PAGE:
No. 7279.

471 S.W.2d 454 (1971)

William L. WEAKS, Appellant, v. Darolyn M. WEAKS, Appellee.

Court of Civil Appeals of Texas, Beaumont.

Rehearing Denied October 14, 1971.

Attorney(s) appearing for the Case

William L. Weaks, Bobby C. Williams, Beaumont, for appellant.

Provost, Umphrey & Doyle, Port Arthur, for appellee.

DIES, Chief Justice.

This action is one for divorce. A jury was demanded and the trial proceeded to a jury. On the following day, Appellant, who was not represented by counsel during the trial, and Appellee's attorney requested that the case be withdrawn from the jury. Defendant (Appellant) Weaks withdrew opposition to the granting of the divorce, stipulating that custody of the two minor children involved be withdrawn from the jury and withdrawing his opposition to the plaintiff's (Appellee's) request for custody.

It was further agreed,

"It is further understood and agreed by and between the parties and made a stipulation in this case that the only remaining unresolved issues in this cause shall be resolved by the Hon. Ethridge R. Wright in this same trial, and that said issues are: 1. An equitable division of the community property of the parties hereto and, 2. The matter of the child support contribution to be made to Darolyn M. Weaks for the use and benefit of the two minor children herein involved."

Subsequently, the Court entered judgment disposing of custody, support and division of the community property.

Appellant poses two points of error: (1) That the trial court erred in directing Appellant to pay the sum of $9000.00 cash to Appellee because the community property did not consist of any cash; and (2) The trial court abused its discretion in making an equitable division of the community property of the parties.

We reject both contentions.

Community property consisted of a homestead, furniture, household fixtures, two automobiles, certain household appliances, equity in a 30-ton Crane, a business, the business inventory, the business accounts receivable in excess of $14,000.00, an airplane, and certain other items. There is in evidence a financial statement filed by the Appellant showing a net worth as of July 12, 1970, of $108,793.57.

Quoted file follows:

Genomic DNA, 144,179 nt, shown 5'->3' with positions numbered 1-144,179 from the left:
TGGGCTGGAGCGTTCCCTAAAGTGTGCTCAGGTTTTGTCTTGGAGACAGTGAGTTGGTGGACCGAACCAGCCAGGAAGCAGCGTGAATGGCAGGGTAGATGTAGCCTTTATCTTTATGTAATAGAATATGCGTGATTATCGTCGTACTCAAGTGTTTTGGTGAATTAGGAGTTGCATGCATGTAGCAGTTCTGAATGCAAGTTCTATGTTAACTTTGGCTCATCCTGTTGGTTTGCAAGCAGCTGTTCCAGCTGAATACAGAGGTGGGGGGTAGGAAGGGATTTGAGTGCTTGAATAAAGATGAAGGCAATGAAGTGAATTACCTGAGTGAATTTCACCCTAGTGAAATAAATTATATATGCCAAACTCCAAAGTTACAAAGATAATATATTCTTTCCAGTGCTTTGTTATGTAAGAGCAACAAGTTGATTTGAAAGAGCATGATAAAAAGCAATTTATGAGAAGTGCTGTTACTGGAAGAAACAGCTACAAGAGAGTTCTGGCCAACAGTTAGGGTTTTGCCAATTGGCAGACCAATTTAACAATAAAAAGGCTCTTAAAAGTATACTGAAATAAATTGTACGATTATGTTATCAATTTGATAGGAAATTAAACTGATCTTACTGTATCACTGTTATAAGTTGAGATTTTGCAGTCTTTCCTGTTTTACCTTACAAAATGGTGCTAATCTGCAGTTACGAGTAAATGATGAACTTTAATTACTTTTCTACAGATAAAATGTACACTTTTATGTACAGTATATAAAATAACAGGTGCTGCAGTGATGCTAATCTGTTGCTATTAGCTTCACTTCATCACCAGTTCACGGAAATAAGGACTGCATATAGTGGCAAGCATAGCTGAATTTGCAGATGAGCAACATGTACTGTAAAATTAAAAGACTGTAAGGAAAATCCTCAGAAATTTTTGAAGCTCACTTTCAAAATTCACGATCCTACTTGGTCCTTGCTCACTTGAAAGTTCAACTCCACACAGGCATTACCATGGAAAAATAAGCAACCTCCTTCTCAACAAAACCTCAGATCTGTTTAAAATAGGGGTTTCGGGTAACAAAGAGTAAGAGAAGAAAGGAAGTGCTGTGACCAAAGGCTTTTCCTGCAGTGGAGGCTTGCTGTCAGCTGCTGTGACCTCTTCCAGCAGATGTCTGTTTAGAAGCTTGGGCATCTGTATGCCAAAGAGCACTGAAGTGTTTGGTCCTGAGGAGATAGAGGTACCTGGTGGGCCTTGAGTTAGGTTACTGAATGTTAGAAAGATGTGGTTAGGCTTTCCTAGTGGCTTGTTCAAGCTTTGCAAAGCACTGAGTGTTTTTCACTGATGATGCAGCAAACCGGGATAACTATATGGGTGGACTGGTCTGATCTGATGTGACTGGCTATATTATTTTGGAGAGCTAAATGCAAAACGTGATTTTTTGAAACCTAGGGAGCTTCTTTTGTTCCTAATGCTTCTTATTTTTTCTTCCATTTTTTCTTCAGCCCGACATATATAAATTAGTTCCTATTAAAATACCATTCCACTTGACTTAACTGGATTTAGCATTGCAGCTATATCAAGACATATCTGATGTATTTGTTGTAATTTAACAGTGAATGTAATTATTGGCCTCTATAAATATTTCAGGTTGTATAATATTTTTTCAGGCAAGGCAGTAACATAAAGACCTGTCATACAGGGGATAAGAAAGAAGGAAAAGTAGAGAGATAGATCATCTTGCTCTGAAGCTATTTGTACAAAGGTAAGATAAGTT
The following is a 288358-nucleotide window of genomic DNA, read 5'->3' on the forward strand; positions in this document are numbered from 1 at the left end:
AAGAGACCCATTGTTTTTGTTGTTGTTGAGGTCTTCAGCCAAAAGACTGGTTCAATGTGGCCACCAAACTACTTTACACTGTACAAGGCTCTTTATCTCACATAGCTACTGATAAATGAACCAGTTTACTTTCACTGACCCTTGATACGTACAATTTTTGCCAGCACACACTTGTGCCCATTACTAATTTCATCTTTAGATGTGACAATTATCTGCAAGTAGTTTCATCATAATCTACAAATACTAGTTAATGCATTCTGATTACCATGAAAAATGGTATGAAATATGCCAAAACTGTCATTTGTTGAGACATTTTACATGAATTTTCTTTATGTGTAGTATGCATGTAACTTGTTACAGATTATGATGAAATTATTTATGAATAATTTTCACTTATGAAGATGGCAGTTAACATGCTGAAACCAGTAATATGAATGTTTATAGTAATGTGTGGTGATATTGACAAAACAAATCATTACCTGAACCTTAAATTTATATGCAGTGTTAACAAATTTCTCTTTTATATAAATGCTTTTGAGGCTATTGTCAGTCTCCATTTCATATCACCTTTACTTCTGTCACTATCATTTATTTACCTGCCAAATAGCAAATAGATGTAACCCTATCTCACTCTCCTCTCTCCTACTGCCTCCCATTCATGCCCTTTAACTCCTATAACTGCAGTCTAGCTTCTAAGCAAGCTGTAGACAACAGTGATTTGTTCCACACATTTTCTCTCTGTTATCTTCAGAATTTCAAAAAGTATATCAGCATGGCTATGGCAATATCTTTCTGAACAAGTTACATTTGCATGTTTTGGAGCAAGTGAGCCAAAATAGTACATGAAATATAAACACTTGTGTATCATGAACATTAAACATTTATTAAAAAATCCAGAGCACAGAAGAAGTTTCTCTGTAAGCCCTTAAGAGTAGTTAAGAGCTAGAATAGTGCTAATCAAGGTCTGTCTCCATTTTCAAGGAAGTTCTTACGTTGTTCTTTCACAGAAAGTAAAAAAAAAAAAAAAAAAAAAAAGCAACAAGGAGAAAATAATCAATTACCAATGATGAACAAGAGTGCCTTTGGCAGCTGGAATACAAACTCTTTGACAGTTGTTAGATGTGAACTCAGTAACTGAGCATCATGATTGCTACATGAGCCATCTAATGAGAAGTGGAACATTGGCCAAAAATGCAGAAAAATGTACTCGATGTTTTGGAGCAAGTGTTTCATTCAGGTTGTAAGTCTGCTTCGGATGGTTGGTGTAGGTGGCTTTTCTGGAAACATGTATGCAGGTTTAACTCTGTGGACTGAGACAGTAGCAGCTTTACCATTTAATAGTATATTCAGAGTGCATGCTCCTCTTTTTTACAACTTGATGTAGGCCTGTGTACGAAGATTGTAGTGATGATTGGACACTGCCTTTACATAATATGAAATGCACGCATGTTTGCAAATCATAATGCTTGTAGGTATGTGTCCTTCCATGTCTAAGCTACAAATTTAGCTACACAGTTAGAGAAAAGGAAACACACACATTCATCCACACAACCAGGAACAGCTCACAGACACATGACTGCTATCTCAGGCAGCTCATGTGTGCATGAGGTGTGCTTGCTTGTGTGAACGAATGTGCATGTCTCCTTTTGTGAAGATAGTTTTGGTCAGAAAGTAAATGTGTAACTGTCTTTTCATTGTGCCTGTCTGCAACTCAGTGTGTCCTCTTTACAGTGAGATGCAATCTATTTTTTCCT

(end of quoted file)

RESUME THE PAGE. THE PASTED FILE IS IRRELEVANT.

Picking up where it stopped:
In dividing the community estate so as to achieve an equitable balance, we hold that the Court may order either party to pay a cash sum to the other even if there be no cash to be divided.

In McCauley v. McCauley, 374 S.W.2d 719, 721 (Tex.Civ.App., Waco, 1963, error dism.), the Court,

"* * * further decreed that he pay to Mrs. McCauley the sum of $12,500.00 in five annual installments of $2500.00 each, * * * The decree further ordered plaintiff to execute and deliver his promissory note in conformity with the above requirements payable to Mrs. McCauley as above stated, and the decree expressly awarded a lien upon all the property, both real and personal the court had awarded to McCauley, and provided that the award to McCauley of such property was subject to the lien and trust for the benefit of Mrs. McCauley to secure her in the payment of said $12,500.00 note."

The discretion and power in the trial court to determine questions of fact concerning division of the property between parties in a divorce is very wide. See 20 Tex.Jur.2d, § 207 and the numerous authorities cited thereunder.

Section 3.63 of the Family Code, V.T.C. A. is as follows:

"In a decree of divorce or annulment the court shall order a division of the estate of the parties in a manner that the court deems just and right, having due regard for the rights of each party and any children of the marriage."

We do not believe Section 3.63 of the Family Code, V.T.C.A. was intended to take any of the discretion and power from the trial court.

Furthermore, the judgment recites that the division of the community property was agreed to by the parties, as follows:

"And it further appearing to the Court that the plaintiff and defendant acquired certain community property during their said marriage, and that they have agreed as to a partition and division of the community property, and the Court being of the opinion that such agreement is fair, just and equitable; * * *"

Also, Appellant apparently personally signed the judgment as "Approved".

The judgment of the trial court is affirmed.


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